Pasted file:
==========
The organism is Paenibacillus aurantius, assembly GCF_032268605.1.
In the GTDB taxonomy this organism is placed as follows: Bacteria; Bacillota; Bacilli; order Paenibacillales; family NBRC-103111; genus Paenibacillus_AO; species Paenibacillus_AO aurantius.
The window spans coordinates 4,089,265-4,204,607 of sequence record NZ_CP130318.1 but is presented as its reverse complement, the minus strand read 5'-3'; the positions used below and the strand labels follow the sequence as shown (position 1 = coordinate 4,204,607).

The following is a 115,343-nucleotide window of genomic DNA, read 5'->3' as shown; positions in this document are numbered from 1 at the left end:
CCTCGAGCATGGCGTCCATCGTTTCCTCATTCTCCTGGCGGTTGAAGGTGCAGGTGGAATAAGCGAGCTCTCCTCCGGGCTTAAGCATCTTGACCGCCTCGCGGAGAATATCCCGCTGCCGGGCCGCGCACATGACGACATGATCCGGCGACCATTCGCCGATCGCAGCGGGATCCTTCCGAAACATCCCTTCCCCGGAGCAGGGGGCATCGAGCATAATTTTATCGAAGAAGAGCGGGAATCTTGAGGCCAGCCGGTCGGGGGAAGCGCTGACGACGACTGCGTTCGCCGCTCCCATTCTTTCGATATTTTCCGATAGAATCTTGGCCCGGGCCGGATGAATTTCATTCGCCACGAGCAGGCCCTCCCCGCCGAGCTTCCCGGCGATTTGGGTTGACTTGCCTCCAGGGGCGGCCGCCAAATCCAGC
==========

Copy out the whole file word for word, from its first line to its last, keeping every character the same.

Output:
The organism is Paenibacillus aurantius, assembly GCF_032268605.1.
In the GTDB taxonomy this organism is placed as follows: Bacteria; Bacillota; Bacilli; order Paenibacillales; family NBRC-103111; genus Paenibacillus_AO; species Paenibacillus_AO aurantius.
The window spans coordinates 4,089,265-4,204,607 of sequence record NZ_CP130318.1 but is presented as its reverse complement, the minus strand read 5'-3'; the positions used below and the strand labels follow the sequence as shown (position 1 = coordinate 4,204,607).

The following is a 115,343-nucleotide window of genomic DNA, read 5'->3' as shown; positions in this document are numbered from 1 at the left end:
CCTCGAGCATGGCGTCCATCGTTTCCTCATTCTCCTGGCGGTTGAAGGTGCAGGTGGAATAAGCGAGCTCTCCTCCGGGCTTAAGCATCTTGACCGCCTCGCGGAGAATATCCCGCTGCCGGGCCGCGCACATGACGACATGATCCGGCGACCATTCGCCGATCGCAGCGGGATCCTTCCGAAACATCCCTTCCCCGGAGCAGGGGGCATCGAGCATAATTTTATCGAAGAAGAGCGGGAATCTTGAGGCCAGCCGGTCGGGGGAAGCGCTGACGACGACTGCGTTCGCCGCTCCCATTCTTTCGATATTTTCCGATAGAATCTTGGCCCGGGCCGGATGAATTTCATTCGCCACGAGCAGGCCCTCCCCGCCGAGCTTCCCGGCGATTTGGGTTGACTTGCCTCCAGGGGCGGCCGCCAAATCCAGC